Read More »

Rural counties rely on prisons to provide firefighters who work for free

In rural Georgia, incarcerated individuals trained as firefighters and emergency responders are frequently called upon to tackle various emergencies, a practice that began in 1963 and has expanded significantly over the decades. Despite providing crucial support in under-resourced areas, this program faces criticism for potentially exploiting the incarcerated and impacting the job market for professional firefighters.

Read More »

Georgia Legislature approves coverage to help first responders cope with job-related PTSD treatment

The Ashley Wilson Act, named for Gwinnett police sergeant Ashley Wilson, passed unanimously in the Georgia House of Representatives, aiming to provide supplemental health insurance for first responders diagnosed with PTSD due to on-the-job experiences. This landmark legislation, celebrated for its potential to significantly aid in the recovery and support of traumatized first responders, reflects a broader recognition of PTSD’s serious impact on public safety personnel, promising financial and treatment support beginning January 1, 2025.

Read More »

Georgia Supreme Court justices appear skeptical of Athens DA’s claim of open records exemption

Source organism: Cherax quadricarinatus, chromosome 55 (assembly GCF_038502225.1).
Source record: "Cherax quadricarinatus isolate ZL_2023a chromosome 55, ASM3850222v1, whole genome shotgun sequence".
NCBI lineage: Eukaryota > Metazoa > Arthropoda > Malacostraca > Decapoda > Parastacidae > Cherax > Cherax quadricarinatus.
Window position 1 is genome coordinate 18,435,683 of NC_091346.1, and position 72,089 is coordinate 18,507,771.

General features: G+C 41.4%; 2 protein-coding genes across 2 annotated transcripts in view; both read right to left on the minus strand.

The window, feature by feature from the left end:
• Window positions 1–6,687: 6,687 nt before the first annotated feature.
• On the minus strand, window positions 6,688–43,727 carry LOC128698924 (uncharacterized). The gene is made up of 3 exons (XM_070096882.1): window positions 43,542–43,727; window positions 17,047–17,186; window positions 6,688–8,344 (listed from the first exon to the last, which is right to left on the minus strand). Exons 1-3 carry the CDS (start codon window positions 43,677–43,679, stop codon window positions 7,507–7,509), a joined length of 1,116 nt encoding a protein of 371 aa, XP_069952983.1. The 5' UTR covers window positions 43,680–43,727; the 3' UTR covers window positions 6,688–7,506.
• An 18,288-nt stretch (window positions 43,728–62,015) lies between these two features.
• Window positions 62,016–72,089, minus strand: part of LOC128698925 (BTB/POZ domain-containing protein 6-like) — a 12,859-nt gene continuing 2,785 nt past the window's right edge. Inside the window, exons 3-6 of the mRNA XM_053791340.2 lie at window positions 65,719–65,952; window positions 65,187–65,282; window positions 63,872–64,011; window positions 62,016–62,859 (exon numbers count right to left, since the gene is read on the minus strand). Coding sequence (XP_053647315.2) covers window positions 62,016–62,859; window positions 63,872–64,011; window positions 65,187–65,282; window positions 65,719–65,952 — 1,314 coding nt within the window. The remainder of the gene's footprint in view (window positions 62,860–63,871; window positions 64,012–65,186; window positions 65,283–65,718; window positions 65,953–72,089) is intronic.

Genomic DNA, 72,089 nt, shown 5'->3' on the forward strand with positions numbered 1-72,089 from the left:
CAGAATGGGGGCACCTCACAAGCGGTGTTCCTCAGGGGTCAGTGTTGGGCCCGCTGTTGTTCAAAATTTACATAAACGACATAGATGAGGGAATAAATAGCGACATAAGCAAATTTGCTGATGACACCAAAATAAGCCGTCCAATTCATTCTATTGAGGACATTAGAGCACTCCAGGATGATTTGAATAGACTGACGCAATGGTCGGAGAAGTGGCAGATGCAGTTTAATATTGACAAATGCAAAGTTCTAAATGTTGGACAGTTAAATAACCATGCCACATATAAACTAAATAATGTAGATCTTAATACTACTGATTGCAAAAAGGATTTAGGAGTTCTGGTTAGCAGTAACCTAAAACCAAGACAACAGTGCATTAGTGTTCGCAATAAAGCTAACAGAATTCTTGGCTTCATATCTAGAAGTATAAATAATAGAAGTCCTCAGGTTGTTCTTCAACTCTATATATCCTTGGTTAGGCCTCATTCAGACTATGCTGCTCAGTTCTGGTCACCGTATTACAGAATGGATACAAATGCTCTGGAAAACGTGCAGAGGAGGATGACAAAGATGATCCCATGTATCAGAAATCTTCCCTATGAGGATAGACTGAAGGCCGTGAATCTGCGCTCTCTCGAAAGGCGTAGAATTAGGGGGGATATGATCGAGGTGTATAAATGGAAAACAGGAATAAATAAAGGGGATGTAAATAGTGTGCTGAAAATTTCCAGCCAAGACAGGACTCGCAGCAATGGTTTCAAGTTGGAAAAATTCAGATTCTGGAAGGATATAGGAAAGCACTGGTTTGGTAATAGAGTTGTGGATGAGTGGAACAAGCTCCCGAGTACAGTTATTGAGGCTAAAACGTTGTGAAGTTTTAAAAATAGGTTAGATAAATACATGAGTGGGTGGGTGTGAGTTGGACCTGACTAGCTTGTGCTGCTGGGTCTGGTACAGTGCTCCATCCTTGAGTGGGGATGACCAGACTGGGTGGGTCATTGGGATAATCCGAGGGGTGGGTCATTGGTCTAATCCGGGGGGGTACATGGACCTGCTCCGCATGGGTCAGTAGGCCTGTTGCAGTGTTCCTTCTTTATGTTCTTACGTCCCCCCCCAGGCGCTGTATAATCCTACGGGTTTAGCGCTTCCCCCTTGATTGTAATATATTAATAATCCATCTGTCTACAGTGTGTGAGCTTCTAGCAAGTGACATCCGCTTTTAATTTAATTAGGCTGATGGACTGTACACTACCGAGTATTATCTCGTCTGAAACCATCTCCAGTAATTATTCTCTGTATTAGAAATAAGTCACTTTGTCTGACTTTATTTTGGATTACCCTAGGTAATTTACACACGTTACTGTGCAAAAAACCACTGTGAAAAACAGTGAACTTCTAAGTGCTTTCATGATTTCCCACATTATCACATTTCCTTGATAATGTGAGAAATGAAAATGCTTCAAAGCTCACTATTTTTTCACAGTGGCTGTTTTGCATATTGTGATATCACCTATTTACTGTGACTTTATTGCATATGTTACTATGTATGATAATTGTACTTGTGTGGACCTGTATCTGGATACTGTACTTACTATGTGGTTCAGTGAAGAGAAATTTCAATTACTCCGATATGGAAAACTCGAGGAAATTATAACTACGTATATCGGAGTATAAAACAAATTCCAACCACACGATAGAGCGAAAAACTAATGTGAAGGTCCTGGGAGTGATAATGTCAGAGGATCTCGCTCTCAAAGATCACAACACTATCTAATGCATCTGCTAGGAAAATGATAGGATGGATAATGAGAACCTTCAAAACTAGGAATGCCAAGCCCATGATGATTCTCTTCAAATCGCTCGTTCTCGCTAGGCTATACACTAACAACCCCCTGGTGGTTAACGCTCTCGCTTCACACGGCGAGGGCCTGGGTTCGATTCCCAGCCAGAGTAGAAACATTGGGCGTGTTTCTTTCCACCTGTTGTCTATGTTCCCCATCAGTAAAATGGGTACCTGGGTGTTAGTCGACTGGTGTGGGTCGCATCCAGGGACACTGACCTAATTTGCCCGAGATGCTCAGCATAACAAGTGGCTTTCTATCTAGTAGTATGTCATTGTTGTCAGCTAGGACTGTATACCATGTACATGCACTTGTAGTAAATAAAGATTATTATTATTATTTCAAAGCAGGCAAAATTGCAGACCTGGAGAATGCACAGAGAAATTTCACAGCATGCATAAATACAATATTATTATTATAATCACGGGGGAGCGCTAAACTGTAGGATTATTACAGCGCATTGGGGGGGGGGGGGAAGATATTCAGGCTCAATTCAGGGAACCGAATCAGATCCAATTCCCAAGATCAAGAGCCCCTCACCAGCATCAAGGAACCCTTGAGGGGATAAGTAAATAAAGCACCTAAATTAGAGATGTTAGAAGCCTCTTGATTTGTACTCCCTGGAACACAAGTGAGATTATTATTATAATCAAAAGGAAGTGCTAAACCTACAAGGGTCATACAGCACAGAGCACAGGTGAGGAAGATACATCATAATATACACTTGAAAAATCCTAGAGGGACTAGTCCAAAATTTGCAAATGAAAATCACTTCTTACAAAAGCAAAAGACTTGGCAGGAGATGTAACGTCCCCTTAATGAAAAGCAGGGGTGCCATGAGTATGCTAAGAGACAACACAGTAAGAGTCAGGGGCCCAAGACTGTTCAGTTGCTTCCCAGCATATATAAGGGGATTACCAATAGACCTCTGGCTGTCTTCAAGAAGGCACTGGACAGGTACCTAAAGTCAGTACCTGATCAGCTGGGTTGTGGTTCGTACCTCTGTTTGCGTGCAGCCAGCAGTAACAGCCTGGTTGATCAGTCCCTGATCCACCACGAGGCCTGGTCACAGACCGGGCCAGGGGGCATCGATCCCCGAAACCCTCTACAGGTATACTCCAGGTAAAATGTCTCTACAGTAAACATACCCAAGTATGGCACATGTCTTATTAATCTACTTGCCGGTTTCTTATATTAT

In an upcoming ruling, Georgia’s Supreme Court will weigh in on a claim brought by Athens-Clarke District Attorney Deborah Gonzalez, arguing that top prosecutors are exempt from the state’s open records laws. The case involves assertions that the trial court overlooked a constitutional provision in denying Gonzalez’s motion to dismiss an open records complaint, mirroring similar immunity arguments made by Fulton County District Attorney Fani Willis in a separate case related to the 2020 presidential election interference.

Read More »

Georgia first lady makes pitch for people struggling to call 988 suicide prevention hotline

First Lady Marty Kemp of Georgia is actively championing the promotion of the new national suicide prevention hotline, 988, aiming to combat the stigma surrounding mental health care. At a recent panel discussion, she emphasized the importance of raising awareness about 988, particularly in light of the challenges brought on by the pandemic and the need to support individuals in crisis.

Read More »

Georgia takes aim at mental health care shortages with new legislation

Georgia is intensifying efforts to tackle its mental health care challenges with new legislation designed to increase the availability of mental health professionals across the state. Representative Sharon Cooper emphasizes the state’s commitment to equalizing access to mental health services, particularly in rural areas, by offering loan repayment incentives to providers working in underserved regions.